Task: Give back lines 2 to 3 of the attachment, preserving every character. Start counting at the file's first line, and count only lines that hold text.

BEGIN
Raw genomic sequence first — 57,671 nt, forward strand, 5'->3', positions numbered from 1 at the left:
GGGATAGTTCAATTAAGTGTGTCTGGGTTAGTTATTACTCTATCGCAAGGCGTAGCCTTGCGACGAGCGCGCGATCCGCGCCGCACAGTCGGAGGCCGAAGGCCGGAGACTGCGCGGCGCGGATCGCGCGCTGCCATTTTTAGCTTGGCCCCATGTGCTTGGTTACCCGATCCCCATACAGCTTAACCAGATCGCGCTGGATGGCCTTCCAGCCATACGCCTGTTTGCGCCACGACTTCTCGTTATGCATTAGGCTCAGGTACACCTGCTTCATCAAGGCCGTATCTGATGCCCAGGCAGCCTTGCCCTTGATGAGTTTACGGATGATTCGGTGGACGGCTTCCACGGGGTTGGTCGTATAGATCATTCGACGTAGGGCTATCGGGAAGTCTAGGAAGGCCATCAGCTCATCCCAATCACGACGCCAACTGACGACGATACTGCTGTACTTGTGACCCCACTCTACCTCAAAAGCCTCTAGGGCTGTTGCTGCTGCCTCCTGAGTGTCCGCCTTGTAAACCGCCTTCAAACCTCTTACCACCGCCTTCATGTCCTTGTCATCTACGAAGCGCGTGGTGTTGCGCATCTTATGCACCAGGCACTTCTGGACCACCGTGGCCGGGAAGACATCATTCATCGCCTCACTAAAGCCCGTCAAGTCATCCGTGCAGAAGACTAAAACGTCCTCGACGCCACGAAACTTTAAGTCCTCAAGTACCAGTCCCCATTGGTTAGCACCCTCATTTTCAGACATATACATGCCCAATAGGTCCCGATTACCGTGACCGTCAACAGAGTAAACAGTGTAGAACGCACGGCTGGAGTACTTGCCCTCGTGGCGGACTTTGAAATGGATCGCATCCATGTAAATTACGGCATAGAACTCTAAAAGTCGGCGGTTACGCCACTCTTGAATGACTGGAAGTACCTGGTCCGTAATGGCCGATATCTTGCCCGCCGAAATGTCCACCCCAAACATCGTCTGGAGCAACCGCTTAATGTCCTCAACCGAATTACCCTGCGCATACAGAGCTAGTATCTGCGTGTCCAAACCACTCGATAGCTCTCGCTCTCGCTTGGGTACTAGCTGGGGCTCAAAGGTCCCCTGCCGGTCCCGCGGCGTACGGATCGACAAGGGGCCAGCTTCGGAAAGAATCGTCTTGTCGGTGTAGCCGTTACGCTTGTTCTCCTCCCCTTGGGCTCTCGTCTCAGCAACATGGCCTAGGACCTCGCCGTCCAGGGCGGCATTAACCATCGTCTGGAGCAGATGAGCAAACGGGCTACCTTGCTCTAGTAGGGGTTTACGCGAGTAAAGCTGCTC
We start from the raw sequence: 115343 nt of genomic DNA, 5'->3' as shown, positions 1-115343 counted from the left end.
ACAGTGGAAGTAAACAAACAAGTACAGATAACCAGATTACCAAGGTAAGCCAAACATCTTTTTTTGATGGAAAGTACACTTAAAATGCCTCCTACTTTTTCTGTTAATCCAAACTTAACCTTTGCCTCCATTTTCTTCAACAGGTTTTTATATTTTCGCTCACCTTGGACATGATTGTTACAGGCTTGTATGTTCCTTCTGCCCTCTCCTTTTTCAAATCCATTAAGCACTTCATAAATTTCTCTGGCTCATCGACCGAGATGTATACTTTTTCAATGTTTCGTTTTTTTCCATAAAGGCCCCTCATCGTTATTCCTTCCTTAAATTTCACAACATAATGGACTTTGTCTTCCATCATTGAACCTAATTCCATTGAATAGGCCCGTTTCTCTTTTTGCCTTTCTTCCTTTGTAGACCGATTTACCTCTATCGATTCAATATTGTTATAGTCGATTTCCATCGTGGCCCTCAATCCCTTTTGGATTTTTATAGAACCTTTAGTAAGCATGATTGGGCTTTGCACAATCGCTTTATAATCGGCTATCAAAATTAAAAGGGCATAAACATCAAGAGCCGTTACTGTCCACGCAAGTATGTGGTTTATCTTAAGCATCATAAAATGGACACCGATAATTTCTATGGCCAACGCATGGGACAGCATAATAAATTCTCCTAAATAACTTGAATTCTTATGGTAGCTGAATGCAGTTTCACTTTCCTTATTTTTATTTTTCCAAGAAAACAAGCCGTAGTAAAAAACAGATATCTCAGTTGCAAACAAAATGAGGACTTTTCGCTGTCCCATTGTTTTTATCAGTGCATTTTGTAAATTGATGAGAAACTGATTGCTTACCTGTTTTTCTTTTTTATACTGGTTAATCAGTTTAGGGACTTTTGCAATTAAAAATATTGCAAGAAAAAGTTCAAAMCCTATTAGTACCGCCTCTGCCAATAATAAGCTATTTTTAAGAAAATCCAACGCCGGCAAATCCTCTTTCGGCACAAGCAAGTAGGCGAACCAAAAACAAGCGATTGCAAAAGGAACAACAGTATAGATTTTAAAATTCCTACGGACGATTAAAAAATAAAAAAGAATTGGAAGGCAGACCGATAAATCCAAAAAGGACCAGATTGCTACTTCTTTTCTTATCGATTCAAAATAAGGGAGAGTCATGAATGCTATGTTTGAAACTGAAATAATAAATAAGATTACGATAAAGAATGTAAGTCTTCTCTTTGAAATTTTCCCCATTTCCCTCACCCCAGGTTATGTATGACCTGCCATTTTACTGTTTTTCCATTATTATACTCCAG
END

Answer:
GGGATAGTTCAATTAAGTGTGTCTGGGTTAGTTATTACTCTATCGCAAGGCGTAGCCTTGCGACGAGCGCGCGATCCGCGCCGCACAGTCGGAGGCCGAAGGCCGGAGACTGCGCGGCGCGGATCGCGCGCTGCCATTTTTAGCTTGGCCCCATGTGCTTGGTTACCCGATCCCCATACAGCTTAACCAGATCGCGCTGGATGGCCTTCCAGCCATACGCCTGTTTGCGCCACGACTTCTCGTTATGCATTAGGCTCAGGTACACCTGCTTCATCAAGGCCGTATCTGATGCCCAGGCAGCCTTGCCCTTGATGAGTTTACGGATGATTCGGTGGACGGCTTCCACGGGGTTGGTCGTATAGATCATTCGACGTAGGGCTATCGGGAAGTCTAGGAAGGCCATCAGCTCATCCCAATCACGACGCCAACTGACGACGATACTGCTGTACTTGTGACCCCACTCTACCTCAAAAGCCTCTAGGGCTGTTGCTGCTGCCTCCTGAGTGTCCGCCTTGTAAACCGCCTTCAAACCTCTTACCACCGCCTTCATGTCCTTGTCATCTACGAAGCGCGTGGTGTTGCGCATCTTATGCACCAGGCACTTCTGGACCACCGTGGCCGGGAAGACATCATTCATCGCCTCACTAAAGCCCGTCAAGTCATCCGTGCAGAAGACTAAAACGTCCTCGACGCCACGAAACTTTAAGTCCTCAAGTACCAGTCCCCATTGGTTAGCACCCTCATTTTCAGACATATACATGCCCAATAGGTCCCGATTACCGTGACCGTCAACAGAGTAAACAGTGTAGAACGCACGGCTGGAGTACTTGCCCTCGTGGCGGACTTTGAAATGGATCGCATCCATGTAAATTACGGCATAGAACTCTAAAAGTCGGCGGTTACGCCACTCTTGAATGACTGGAAGTACCTGGTCCGTAATGGCCGATATCTTGCCCGCCGAAATGTCCACCCCAAACATCGTCTGGAGCAACCGCTTAATGTCCTCAACCGAATTACCCTGCGCATACAGAGCTAGTATCTGCGTGTCCAAACCACTCGATAGCTCTCGCTCTCGCTTGGGTACTAGCTGGGGCTCAAAGGTCCCCTGCCGGTCCCGCGGCGTACGGATCGACAAGGGGCCAGCTTCGGAAAGAATCGTCTTGTCGGTGTAGCCGTTACGCTTGTTCTCCTCCCCTTGGGCTCTCGTCTCAGCAACATGGCCTAGGACCTCGCCGTCCAGGGCGGCATTAACCATCGTCTGGAGCAGATGAGCAAACGGGCTACCTTGCTCTAGTAGGGGTTTACGCGAGTAAAGCTGCTC
We start from the raw sequence: 115343 nt of genomic DNA, 5'->3' as shown, positions 1-115343 counted from the left end.